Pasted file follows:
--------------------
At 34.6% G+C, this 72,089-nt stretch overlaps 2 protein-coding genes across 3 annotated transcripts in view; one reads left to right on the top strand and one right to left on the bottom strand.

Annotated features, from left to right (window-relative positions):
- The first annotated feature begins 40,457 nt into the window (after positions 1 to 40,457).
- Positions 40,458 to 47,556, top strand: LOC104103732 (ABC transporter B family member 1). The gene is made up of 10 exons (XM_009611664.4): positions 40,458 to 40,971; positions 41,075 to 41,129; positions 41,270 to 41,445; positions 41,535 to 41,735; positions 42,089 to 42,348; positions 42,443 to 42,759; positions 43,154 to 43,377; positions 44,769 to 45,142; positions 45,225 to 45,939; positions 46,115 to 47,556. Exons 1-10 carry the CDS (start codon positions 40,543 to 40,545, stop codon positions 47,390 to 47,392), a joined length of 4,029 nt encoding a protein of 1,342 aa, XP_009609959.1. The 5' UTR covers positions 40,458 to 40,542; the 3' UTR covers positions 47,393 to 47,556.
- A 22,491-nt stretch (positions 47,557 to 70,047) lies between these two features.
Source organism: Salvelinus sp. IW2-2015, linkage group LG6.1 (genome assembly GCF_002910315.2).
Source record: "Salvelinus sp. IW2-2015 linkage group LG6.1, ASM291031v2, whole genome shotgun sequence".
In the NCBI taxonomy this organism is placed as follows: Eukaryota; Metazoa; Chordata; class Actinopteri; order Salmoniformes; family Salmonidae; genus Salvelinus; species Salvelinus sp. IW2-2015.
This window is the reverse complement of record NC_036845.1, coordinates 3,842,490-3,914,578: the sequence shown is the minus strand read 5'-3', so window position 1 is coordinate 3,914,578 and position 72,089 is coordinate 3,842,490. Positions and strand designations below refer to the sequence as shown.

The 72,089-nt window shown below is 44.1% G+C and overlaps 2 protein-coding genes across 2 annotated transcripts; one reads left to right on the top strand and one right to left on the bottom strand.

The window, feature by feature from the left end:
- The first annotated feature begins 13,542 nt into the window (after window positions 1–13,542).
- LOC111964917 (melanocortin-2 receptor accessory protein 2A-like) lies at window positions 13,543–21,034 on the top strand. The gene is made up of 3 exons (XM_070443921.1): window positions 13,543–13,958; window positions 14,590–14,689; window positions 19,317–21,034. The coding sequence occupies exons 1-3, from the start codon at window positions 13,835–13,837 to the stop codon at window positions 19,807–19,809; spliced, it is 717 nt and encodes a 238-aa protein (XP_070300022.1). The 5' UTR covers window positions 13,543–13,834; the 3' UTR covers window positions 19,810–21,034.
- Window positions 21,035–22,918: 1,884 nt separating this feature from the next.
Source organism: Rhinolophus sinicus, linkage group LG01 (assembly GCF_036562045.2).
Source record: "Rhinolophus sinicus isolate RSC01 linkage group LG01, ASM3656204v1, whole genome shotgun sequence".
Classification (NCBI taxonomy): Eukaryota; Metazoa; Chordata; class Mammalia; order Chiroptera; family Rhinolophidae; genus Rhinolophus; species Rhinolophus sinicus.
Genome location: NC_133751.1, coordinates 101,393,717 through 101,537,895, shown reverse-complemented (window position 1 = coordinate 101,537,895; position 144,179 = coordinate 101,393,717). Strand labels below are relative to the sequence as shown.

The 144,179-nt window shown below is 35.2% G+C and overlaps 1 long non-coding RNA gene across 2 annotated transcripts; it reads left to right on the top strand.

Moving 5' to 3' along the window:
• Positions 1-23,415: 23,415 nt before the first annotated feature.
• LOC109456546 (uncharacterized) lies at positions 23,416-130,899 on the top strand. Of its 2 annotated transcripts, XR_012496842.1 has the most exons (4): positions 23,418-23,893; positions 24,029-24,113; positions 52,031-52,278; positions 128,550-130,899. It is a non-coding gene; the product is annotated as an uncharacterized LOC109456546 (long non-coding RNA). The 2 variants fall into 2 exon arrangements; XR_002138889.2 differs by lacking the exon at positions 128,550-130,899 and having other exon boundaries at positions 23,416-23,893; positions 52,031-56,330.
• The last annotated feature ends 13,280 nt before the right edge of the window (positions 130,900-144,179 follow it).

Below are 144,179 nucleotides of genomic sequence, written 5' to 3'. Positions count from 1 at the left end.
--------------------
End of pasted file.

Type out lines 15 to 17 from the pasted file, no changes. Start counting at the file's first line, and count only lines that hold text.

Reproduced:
Source organism: Rhinolophus sinicus, linkage group LG01 (assembly GCF_036562045.2).
Source record: "Rhinolophus sinicus isolate RSC01 linkage group LG01, ASM3656204v1, whole genome shotgun sequence".
Classification (NCBI taxonomy): Eukaryota; Metazoa; Chordata; class Mammalia; order Chiroptera; family Rhinolophidae; genus Rhinolophus; species Rhinolophus sinicus.